Here's my bottom line to you. I have three medical degrees, six months experience working on a psychiatric ward, and 20 years experience helping the general public with anxiety and depression. As far as I'm aware you're not a medical doctor. You have your finger on the Google button and that's as much as you know. Shouldn't you be listening and asking questions rather than criticising someone about a topic which you obviously know very little?

If you or anyone else reading this would like to know more I'll be happy to keep posting.
Visit this user's website Find all posts by this user
Like Post Quote this message in a reply
[+] 1 user Likes Mark Fulton's post
30-10-2013, 10:11 PM
RE: Help through Deconversion
(30-10-2013 06:21 PM)Mark Fulton Wrote:  Here's my bottom line to you. I have three medical degrees, six months experience working on a psychiatric ward, and 20 years experience helping the general public with anxiety and depression.

That is a just an appeal to authority. What you lack is evidence for your claims and a multitude of anecdotes does not amount to evidence. Further, you are just GP that got his MB BS from a Tasmanian university. Tasmania does not have a good faculty of medicine.

Quote:As far as I'm aware you're not a medical doctor. You have your finger on the Google button and that's as much as you know.

No, I actually have much more than a Google button. I have likely read more journal papers on the neurobiology of depression than you have. I know as a matter of fact that there is no double-blind placebo-controlled study that demonstrates that mega-doses of vitamins and minerals can treat depression and anxiety. Furthermore, that idea conflicts with what is known about the etiology of MDD and anxiety.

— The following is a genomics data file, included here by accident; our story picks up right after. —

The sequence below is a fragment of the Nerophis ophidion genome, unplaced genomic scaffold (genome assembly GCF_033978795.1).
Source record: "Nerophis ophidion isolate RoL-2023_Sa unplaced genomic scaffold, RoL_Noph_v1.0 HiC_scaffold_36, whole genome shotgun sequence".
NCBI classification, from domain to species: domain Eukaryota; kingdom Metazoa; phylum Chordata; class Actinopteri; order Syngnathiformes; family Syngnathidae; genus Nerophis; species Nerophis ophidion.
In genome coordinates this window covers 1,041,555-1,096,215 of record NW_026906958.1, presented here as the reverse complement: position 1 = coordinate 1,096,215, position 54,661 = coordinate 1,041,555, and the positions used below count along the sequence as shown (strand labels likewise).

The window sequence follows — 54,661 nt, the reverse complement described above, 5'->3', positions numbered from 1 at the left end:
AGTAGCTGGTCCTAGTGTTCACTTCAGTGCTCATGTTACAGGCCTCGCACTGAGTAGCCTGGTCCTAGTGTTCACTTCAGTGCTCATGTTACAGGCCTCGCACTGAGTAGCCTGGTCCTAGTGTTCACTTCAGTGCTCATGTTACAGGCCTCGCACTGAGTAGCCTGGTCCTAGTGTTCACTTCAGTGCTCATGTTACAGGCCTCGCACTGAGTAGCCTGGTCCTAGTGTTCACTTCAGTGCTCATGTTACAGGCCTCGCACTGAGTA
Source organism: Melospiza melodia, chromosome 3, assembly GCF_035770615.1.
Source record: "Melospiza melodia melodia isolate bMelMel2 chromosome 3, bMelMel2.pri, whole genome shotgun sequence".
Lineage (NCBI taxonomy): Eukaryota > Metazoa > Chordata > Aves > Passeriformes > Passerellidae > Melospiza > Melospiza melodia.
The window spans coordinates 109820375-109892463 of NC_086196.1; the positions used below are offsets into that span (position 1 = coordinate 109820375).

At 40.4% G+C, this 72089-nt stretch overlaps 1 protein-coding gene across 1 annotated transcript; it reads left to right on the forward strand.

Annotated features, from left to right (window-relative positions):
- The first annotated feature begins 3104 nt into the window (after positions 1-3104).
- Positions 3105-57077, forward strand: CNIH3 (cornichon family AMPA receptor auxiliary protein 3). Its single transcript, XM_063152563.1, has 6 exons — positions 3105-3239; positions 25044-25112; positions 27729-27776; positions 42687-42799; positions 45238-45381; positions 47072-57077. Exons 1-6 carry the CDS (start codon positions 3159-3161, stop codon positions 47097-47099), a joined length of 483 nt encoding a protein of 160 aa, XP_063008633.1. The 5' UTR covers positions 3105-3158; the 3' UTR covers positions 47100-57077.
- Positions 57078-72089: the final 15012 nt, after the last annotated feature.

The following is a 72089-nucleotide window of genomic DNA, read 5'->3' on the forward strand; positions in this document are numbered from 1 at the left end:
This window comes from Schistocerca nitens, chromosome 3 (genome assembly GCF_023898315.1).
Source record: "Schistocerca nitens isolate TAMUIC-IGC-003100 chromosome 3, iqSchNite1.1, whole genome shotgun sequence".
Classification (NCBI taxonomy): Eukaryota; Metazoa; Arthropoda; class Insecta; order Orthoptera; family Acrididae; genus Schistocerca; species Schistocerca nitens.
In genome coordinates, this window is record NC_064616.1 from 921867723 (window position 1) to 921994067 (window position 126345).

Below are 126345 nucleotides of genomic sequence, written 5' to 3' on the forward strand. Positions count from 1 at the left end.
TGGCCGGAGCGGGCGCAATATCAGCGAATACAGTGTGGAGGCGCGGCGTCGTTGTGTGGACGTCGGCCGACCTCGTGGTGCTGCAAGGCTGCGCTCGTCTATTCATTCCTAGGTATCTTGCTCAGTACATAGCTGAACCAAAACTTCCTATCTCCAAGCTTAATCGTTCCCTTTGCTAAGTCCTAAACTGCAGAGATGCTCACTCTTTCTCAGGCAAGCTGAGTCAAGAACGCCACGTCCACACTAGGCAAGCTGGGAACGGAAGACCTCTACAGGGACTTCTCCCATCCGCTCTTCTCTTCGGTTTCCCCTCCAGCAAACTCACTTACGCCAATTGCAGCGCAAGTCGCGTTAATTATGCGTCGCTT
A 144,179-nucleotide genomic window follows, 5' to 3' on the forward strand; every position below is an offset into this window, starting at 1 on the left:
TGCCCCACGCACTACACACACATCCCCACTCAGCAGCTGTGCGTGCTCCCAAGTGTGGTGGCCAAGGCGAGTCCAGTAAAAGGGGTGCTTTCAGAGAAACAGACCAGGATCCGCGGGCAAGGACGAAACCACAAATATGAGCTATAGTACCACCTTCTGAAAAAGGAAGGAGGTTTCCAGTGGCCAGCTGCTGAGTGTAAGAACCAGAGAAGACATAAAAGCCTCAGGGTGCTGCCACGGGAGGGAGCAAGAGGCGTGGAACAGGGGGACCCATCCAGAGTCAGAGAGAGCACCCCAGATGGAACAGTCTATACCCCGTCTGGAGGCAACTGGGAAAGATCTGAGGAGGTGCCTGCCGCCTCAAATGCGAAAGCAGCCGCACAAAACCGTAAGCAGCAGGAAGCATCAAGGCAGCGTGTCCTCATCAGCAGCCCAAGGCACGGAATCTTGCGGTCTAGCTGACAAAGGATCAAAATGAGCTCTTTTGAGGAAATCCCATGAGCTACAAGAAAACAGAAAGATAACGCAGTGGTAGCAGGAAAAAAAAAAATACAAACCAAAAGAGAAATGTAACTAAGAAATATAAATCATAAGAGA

That you are promoting "mega-vitamin therapy" and "orthomolecular medicine" distinguishes you as a quack. The CoS also promotes mega-vitamin therapy.

Quote:Shouldn't you be listening and asking questions rather than criticising someone about a topic which you obviously know very little?

You obviously know very little about MDD and anxiety. The space that you have spent trying to talk yourself up would have been spent on citations to peer-reviewed papers published in PubMed indexed journals if you had such evidence to present. As I have already stated, there is no such evidence and that is why you aren't presenting it.

Quote:If you or anyone else reading this would like to know more I'll be happy to keep posting.

Give me the citations that support you claims.
Visit this user's website Find all posts by this user
Like Post Quote this message in a reply
30-10-2013, 10:34 PM
RE: Help through Deconversion
(30-10-2013 10:11 PM)Chippy Wrote:  
(30-10-2013 06:21 PM)Mark Fulton Wrote:  Here's my bottom line to you. I have three medical degrees, six months experience working on a psychiatric ward, and 20 years experience helping the general public with anxiety and depression.

That is a just an appeal to authority. What you lack is evidence for your claims and a multitude of anecdotes does not amount to evidence. Further, you are just GP that got his MB BS from a Tasmanian university. Tasmania does not have a good faculty of medicine.

Quote:As far as I'm aware you're not a medical doctor. You have your finger on the Google button and that's as much as you know.

No, I actually have much more than a Google button. I have likely read more journal papers on the neurobiology of depression than you have. I know as a matter of fact that there is no double-blind placebo-controlled study that demonstrates that mega-doses of vitamins and minerals can treat depression and anxiety. Furthermore, that idea conflicts with what is known about the etiology of MDD and anxiety.

That you are promoting "mega-vitamin therapy" and "orthomolecular medicine" distinguishes you as a quack. The CoS also promotes mega-vitamin therapy.

Quote:Shouldn't you be listening and asking questions rather than criticising someone about a topic which you obviously know very little?

You obviously know very little about MDD and anxiety. The space that you have spent trying to talk yourself up would have been spent on citations to peer-reviewed papers published in PubMed indexed journals if you had such evidence to present. As I have already stated, there is no such evidence and that is why you aren't presenting it.

Quote:If you or anyone else reading this would like to know more I'll be happy to keep posting.